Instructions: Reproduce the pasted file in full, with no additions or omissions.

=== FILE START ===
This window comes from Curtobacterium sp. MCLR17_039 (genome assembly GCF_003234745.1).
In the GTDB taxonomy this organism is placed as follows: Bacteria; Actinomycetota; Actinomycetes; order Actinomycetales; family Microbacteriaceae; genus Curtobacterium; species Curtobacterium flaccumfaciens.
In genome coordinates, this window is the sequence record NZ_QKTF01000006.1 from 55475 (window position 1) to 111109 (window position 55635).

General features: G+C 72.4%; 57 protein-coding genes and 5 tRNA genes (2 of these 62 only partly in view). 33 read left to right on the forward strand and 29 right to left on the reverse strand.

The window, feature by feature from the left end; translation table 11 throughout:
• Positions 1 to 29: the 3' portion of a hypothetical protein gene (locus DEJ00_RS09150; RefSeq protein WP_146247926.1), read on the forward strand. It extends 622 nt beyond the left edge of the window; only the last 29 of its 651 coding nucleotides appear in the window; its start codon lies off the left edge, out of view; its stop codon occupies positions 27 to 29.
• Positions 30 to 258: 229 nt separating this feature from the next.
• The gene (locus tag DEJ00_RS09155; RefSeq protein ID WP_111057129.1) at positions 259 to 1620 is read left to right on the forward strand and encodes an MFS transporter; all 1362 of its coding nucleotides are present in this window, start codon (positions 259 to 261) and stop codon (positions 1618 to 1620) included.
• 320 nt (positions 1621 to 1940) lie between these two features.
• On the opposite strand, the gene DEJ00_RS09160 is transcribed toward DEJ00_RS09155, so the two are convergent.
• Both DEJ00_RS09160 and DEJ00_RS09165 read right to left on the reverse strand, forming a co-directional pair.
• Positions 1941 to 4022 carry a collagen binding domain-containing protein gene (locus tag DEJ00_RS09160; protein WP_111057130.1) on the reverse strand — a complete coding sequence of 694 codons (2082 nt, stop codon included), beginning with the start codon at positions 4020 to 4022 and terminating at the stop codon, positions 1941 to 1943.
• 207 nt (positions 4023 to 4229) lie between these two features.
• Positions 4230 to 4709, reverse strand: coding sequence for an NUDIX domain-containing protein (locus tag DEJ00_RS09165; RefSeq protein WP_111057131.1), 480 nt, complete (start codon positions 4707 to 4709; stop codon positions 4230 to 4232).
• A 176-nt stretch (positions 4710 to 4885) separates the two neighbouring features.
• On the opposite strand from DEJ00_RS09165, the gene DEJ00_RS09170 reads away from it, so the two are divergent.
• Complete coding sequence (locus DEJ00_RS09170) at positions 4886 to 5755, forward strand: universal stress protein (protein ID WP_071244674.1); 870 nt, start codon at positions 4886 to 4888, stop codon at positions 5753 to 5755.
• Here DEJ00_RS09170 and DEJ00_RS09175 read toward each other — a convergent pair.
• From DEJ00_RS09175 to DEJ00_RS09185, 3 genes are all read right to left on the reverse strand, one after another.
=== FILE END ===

This window comes from Curtobacterium sp. MCLR17_039 (genome assembly GCF_003234745.1).
In the GTDB taxonomy this organism is placed as follows: Bacteria; Actinomycetota; Actinomycetes; order Actinomycetales; family Microbacteriaceae; genus Curtobacterium; species Curtobacterium flaccumfaciens.
In genome coordinates, this window is the sequence record NZ_QKTF01000006.1 from 55475 (window position 1) to 111109 (window position 55635).

General features: G+C 72.4%; 57 protein-coding genes and 5 tRNA genes (2 of these 62 only partly in view). 33 read left to right on the forward strand and 29 right to left on the reverse strand.

The window, feature by feature from the left end; translation table 11 throughout:
• Positions 1 to 29: the 3' portion of a hypothetical protein gene (locus DEJ00_RS09150; RefSeq protein WP_146247926.1), read on the forward strand. It extends 622 nt beyond the left edge of the window; only the last 29 of its 651 coding nucleotides appear in the window; its start codon lies off the left edge, out of view; its stop codon occupies positions 27 to 29.
• Positions 30 to 258: 229 nt separating this feature from the next.
• The gene (locus tag DEJ00_RS09155; RefSeq protein ID WP_111057129.1) at positions 259 to 1620 is read left to right on the forward strand and encodes an MFS transporter; all 1362 of its coding nucleotides are present in this window, start codon (positions 259 to 261) and stop codon (positions 1618 to 1620) included.
• 320 nt (positions 1621 to 1940) lie between these two features.
• On the opposite strand, the gene DEJ00_RS09160 is transcribed toward DEJ00_RS09155, so the two are convergent.
• Both DEJ00_RS09160 and DEJ00_RS09165 read right to left on the reverse strand, forming a co-directional pair.
• Positions 1941 to 4022 carry a collagen binding domain-containing protein gene (locus tag DEJ00_RS09160; protein WP_111057130.1) on the reverse strand — a complete coding sequence of 694 codons (2082 nt, stop codon included), beginning with the start codon at positions 4020 to 4022 and terminating at the stop codon, positions 1941 to 1943.
• 207 nt (positions 4023 to 4229) lie between these two features.
• Positions 4230 to 4709, reverse strand: coding sequence for an NUDIX domain-containing protein (locus tag DEJ00_RS09165; RefSeq protein WP_111057131.1), 480 nt, complete (start codon positions 4707 to 4709; stop codon positions 4230 to 4232).
• A 176-nt stretch (positions 4710 to 4885) separates the two neighbouring features.
• On the opposite strand from DEJ00_RS09165, the gene DEJ00_RS09170 reads away from it, so the two are divergent.
• Complete coding sequence (locus DEJ00_RS09170) at positions 4886 to 5755, forward strand: universal stress protein (protein ID WP_071244674.1); 870 nt, start codon at positions 4886 to 4888, stop codon at positions 5753 to 5755.
• Here DEJ00_RS09170 and DEJ00_RS09175 read toward each other — a convergent pair.
• From DEJ00_RS09175 to DEJ00_RS09185, 3 genes are all read right to left on the reverse strand, one after another.